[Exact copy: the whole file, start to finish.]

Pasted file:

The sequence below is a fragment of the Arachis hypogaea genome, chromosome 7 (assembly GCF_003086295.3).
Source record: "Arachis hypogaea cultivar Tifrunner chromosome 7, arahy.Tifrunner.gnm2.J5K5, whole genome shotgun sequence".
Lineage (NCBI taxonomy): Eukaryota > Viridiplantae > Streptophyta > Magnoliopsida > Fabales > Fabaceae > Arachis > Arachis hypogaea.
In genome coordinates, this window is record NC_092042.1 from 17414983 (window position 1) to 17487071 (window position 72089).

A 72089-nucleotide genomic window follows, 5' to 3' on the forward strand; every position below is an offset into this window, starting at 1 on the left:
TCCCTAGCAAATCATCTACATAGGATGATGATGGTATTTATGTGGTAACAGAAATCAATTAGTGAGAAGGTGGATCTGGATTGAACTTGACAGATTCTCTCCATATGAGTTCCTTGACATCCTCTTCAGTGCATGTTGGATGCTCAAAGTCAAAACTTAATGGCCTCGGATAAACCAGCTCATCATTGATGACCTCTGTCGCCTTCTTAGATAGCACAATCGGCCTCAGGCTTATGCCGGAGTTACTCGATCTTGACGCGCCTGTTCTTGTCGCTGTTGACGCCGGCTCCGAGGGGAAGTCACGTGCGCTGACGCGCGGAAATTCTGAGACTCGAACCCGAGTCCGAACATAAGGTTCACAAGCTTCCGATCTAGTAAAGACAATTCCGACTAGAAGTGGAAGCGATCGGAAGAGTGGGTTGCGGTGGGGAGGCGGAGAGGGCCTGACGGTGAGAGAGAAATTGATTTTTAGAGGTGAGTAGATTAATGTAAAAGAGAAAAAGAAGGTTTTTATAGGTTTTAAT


The sequence below is a fragment of the Arachis hypogaea genome, chromosome 7 (assembly GCF_003086295.3).
Source record: "Arachis hypogaea cultivar Tifrunner chromosome 7, arahy.Tifrunner.gnm2.J5K5, whole genome shotgun sequence".
Lineage (NCBI taxonomy): Eukaryota > Viridiplantae > Streptophyta > Magnoliopsida > Fabales > Fabaceae > Arachis > Arachis hypogaea.
In genome coordinates, this window is record NC_092042.1 from 17414983 (window position 1) to 17487071 (window position 72089).

A 72089-nucleotide genomic window follows, 5' to 3' on the forward strand; every position below is an offset into this window, starting at 1 on the left:
TCCCTAGCAAATCATCTACATAGGATGATGATGGTATTTATGTGGTAACAGAAATCAATTAGTGAGAAGGTGGATCTGGATTGAACTTGACAGATTCTCTCCATATGAGTTCCTTGACATCCTCTTCAGTGCATGTTGGATGCTCAAAGTCAAAACTTAATGGCCTCGGATAAACCAGCTCATCATTGATGACCTCTGTCGCCTTCTTAGATAGCACAATCGGCCTCAGGCTTATGCCGGAGTTACTCGATCTTGACGCGCCTGTTCTTGTCGCTGTTGACGCCGGCTCCGAGGGGAAGTCACGTGCGCTGACGCGCGGAAATTCTGAGACTCGAACCCGAGTCCGAACATAAGGTTCACAAGCTTCCGATCTAGTAAAGACAATTCCGACTAGAAGTGGAAGCGATCGGAAGAGTGGGTTGCGGTGGGGAGGCGGAGAGGGCCTGACGGTGAGAGAGAAATTGATTTTTAGAGGTGAGTAGATTAATGTAAAAGAGAAAAAGAAGGTTTTTATAGGTTTTAAT